An attractively presented guide and showcase to the museum and to business history.

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AMERICAN ENTERPRISE

A HISTORY OF BUSINESS IN AMERICA

The Smithsonian's National Museum of American History provides an illustrated overview of the country's business history, including images of objects and artifacts in the museum's collections.

The editors, Serwer, a former editor at Fortune magazine, and Liebhold, a curator at the museum, are joined by eight contributors from business, commerce, finance and government service. These include former treasury secretary and Goldman Sachs veteran Hank Paulson, Richard Trumka of the United Mine Workers Union, Bill Ford of the motor company, and Fisk Johnson, the fifth generation of the family in charge of SC Johnson. The editors identify four successive phases of business organization. Small businessmen and family businesses organized around trades and crafts characterized the Merchant Era, from 1770 to the 1850s. The Corporate Era (1860s-1930s) was based on the growth of industrialization, increasing capital and power, investors and limited liability. Contributor Adam Davidson, of the New York Times Magazine, writes that this period “represents a defining break between an old way of living and the new one we now know.” The editors divide the decades from the close of World War II to the present between the Consumer Era and the Global Era. The book covers the proliferation of slavery and the China trade, along with the development of the oil industry, advertising and the explosive rise of digital technology in the past few decades. The most interesting parts of the narrative are the pictures of the objects in the museum’s collection—e.g., a Singer sewing machine, an Underwood typewriter, a Bell telephone, a 1914 cash register from Marshall Field & Company in Detroit and a DuMont “Revere” entertainment center from 1947. Paulson concludes with a two-part contribution on global warming, noting that even though “we can see the crash coming…we're sitting on our hands instead of altering course.”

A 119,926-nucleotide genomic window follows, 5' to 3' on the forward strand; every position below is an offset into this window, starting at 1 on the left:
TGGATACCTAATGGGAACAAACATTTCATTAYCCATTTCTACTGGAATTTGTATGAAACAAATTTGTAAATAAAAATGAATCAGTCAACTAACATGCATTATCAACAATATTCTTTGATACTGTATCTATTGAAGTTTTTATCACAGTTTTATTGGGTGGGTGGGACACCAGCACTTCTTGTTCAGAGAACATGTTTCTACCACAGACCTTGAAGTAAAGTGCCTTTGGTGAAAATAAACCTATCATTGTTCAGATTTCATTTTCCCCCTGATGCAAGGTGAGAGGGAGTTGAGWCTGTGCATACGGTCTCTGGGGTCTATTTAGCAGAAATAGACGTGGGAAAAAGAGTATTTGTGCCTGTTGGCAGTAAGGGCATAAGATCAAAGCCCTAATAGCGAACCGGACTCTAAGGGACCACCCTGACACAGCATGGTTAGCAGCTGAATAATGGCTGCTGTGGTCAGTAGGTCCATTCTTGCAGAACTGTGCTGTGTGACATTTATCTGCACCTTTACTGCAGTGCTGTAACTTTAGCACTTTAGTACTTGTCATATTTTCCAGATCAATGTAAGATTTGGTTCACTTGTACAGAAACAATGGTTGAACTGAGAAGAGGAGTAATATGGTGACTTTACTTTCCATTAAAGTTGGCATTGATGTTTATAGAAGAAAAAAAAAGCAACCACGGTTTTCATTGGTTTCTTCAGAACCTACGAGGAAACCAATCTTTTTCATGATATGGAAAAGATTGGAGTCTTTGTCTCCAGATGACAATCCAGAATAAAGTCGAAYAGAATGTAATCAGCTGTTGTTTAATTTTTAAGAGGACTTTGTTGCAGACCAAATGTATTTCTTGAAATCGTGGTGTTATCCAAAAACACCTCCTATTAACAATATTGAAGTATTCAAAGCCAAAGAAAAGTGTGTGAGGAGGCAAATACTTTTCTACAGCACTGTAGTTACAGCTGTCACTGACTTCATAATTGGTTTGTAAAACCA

An attractively presented guide and showcase to the museum and to business history.

Pub Date: May 26, 2015

ISBN: 978-1-58834-496-0

Page Count: 256

Publisher: Smithsonian Books

Review Posted Online: Feb. 3, 2015

Kirkus Reviews Issue: Feb. 15, 2015

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The author's youthfulness helps to assure the inevitable comparison with the Anne Frank diary although over and above the...

NIGHT

Elie Wiesel spent his early years in a small Transylvanian town as one of four children. 

He was the only one of the family to survive what Francois Maurois, in his introduction, calls the "human holocaust" of the persecution of the Jews, which began with the restrictions, the singularization of the yellow star, the enclosure within the ghetto, and went on to the mass deportations to the ovens of Auschwitz and Buchenwald. There are unforgettable and horrifying scenes here in this spare and sombre memoir of this experience of the hanging of a child, of his first farewell with his father who leaves him an inheritance of a knife and a spoon, and of his last goodbye at Buchenwald his father's corpse is already cold let alone the long months of survival under unconscionable conditions.